Trouble at the hi-tech bicycle parking lot in Kasai

I spent the whole day today out on the town in Tokyo on a photo shoot and reporting spree for an upcoming magazine story. One of the things we did was attempt to check out the giant subterranean bicycle parking vault near Kasai Station. Unfortunately, the place is run by the local ward and they were super paranoid about four people with cameras and notebooks strolling in without bicycles and taking pics of their customers. While the photographer was taking pics of one guy parking his bike, an employee in a red jacket came over and asked us what we were up to. The photographer told him I was visiting from the States and was just fascinated by this cool tech. He told us to go away until we came back with the proper permission.

In the meantime, I took out my Flip and videotaped the high-speed bicycle elevator at work, with the angry red man lecturing our photographer in the foreground.

7 thoughts on “Trouble at the hi-tech bicycle parking lot in Kasai

  1. i saw a documentary on one of these bike parks on nhk world a while ago. they took their cameras down into the vault where the bikes are stored and moved around at terrifying speed.amazing tech-it would be cool if they could do this for cars.

  2. Let me tell you what really annoyed me when I was in Japan. Everywhere I went I obviously wanted to take pictures. I’m really into architecture and futurism so a lot of what I wanted to see was inside buildings. Almost everywhere someone told me pictures were not allowed – fair enough. Then I got to thinking; when Japanese people come to the states they take pictures of EVERYTHING. I met a girl at my hostel who said while she was a barista in the states Japanese tourists would come BEHIND THE COUNTER and film their friends ordering coffee lol. I think it’s absurd that the Japanese aren’t more accomadating to visitor’s taking photos… why does everyone need some “proper permit” to film an area – hell, where would you even request such permission. I suppose this is partly due to this “new world” we live in, but I long for a world that once was when people were a lot more relaxed about everything and not so on edge (at least here in the states, as I can’t speak for Japan).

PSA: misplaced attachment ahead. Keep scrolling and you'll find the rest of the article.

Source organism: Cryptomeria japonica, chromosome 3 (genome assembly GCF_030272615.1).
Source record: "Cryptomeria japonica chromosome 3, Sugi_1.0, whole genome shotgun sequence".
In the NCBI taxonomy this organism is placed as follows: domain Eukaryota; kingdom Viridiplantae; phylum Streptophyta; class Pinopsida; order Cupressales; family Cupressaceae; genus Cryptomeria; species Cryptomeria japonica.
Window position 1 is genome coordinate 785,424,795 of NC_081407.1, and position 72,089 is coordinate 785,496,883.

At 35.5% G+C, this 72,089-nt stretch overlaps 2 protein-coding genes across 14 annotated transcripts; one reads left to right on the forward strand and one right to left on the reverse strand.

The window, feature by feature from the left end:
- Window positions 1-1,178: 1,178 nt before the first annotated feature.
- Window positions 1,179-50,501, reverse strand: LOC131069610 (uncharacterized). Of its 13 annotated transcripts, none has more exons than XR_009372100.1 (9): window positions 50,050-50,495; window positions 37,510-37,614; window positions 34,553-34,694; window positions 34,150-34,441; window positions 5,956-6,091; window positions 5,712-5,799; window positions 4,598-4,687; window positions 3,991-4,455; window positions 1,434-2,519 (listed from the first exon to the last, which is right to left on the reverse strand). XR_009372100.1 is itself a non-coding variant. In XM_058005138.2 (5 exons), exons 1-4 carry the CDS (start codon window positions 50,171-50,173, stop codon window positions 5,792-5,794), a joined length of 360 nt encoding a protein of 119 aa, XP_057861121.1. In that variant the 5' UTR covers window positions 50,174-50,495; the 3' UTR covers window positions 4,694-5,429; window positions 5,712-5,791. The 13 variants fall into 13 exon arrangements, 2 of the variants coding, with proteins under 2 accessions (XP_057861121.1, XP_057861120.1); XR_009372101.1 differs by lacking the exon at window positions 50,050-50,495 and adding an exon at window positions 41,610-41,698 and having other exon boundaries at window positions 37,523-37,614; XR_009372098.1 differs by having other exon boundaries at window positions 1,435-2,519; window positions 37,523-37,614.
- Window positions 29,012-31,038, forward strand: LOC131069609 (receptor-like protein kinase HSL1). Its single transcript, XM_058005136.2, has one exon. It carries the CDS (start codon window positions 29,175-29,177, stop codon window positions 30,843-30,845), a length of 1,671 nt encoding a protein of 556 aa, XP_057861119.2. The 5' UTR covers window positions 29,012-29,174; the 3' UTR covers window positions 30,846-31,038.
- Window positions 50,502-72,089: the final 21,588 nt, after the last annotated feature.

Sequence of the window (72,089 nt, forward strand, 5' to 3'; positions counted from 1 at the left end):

3. I enjoy taking pictures when I travel.
    I look to see if signs are posted not to take photos. If it is posted, or if I’m asked not to take photos, I don’t. It’s called respect.
    I don’t think Mr. Red Jacket would care if they had permission to film and take photos there. I guess he was paranoid about possibly getting into trouble if he overstepped his position and allowed people to do things beyond the purpose of the facility. In fact, it appears he even suggested they do get permission.
    I am not quite sure what to make of the comment, “I think it’s absurd that the Japanese aren’t more accomadating to visitor’s taking photos…” -sigh-
    In regards to the “new world” comment, one should always ask for permission. This is nothing new. Unless you mean prior to the invention of the camera. Private property is private property, otherwise don’t complain next time someone decides to enter your residence uninvited.
    As abul.s noted, they had watched a documentary about one of these locations. It seems that whomever filmed it, probably obtained permission.